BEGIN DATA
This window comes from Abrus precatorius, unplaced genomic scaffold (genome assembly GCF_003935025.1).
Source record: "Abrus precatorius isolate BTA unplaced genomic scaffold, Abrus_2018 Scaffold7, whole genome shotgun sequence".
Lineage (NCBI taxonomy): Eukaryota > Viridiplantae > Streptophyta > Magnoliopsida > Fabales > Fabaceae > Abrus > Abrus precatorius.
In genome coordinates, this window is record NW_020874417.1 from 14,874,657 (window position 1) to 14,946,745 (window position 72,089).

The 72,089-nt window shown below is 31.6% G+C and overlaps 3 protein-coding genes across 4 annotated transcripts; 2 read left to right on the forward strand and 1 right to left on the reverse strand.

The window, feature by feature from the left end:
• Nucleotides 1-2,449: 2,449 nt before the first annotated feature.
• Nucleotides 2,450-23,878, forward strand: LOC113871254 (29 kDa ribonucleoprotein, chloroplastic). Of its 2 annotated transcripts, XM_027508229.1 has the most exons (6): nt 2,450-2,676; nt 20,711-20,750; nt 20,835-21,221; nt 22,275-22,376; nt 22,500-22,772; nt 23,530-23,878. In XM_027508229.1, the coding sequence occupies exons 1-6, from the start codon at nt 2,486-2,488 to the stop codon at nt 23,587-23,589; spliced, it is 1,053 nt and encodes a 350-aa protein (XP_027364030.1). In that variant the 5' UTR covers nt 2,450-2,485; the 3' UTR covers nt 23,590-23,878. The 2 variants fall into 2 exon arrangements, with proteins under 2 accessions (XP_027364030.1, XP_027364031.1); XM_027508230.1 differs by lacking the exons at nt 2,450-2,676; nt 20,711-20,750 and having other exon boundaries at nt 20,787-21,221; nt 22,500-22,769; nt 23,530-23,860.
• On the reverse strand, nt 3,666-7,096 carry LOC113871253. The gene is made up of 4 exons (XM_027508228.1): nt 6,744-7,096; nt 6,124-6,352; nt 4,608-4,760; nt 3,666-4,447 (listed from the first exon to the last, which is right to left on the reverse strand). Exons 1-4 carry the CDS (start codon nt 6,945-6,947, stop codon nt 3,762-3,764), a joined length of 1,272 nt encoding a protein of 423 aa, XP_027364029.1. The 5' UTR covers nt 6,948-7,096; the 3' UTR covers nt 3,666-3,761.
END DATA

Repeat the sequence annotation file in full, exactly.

This window comes from Abrus precatorius, unplaced genomic scaffold (genome assembly GCF_003935025.1).
Source record: "Abrus precatorius isolate BTA unplaced genomic scaffold, Abrus_2018 Scaffold7, whole genome shotgun sequence".
Lineage (NCBI taxonomy): Eukaryota > Viridiplantae > Streptophyta > Magnoliopsida > Fabales > Fabaceae > Abrus > Abrus precatorius.
In genome coordinates, this window is record NW_020874417.1 from 14,874,657 (window position 1) to 14,946,745 (window position 72,089).

The 72,089-nt window shown below is 31.6% G+C and overlaps 3 protein-coding genes across 4 annotated transcripts; 2 read left to right on the forward strand and 1 right to left on the reverse strand.

The window, feature by feature from the left end:
• Nucleotides 1-2,449: 2,449 nt before the first annotated feature.
• Nucleotides 2,450-23,878, forward strand: LOC113871254 (29 kDa ribonucleoprotein, chloroplastic). Of its 2 annotated transcripts, XM_027508229.1 has the most exons (6): nt 2,450-2,676; nt 20,711-20,750; nt 20,835-21,221; nt 22,275-22,376; nt 22,500-22,772; nt 23,530-23,878. In XM_027508229.1, the coding sequence occupies exons 1-6, from the start codon at nt 2,486-2,488 to the stop codon at nt 23,587-23,589; spliced, it is 1,053 nt and encodes a 350-aa protein (XP_027364030.1). In that variant the 5' UTR covers nt 2,450-2,485; the 3' UTR covers nt 23,590-23,878. The 2 variants fall into 2 exon arrangements, with proteins under 2 accessions (XP_027364030.1, XP_027364031.1); XM_027508230.1 differs by lacking the exons at nt 2,450-2,676; nt 20,711-20,750 and having other exon boundaries at nt 20,787-21,221; nt 22,500-22,769; nt 23,530-23,860.
• On the reverse strand, nt 3,666-7,096 carry LOC113871253. The gene is made up of 4 exons (XM_027508228.1): nt 6,744-7,096; nt 6,124-6,352; nt 4,608-4,760; nt 3,666-4,447 (listed from the first exon to the last, which is right to left on the reverse strand). Exons 1-4 carry the CDS (start codon nt 6,945-6,947, stop codon nt 3,762-3,764), a joined length of 1,272 nt encoding a protein of 423 aa, XP_027364029.1. The 5' UTR covers nt 6,948-7,096; the 3' UTR covers nt 3,666-3,761.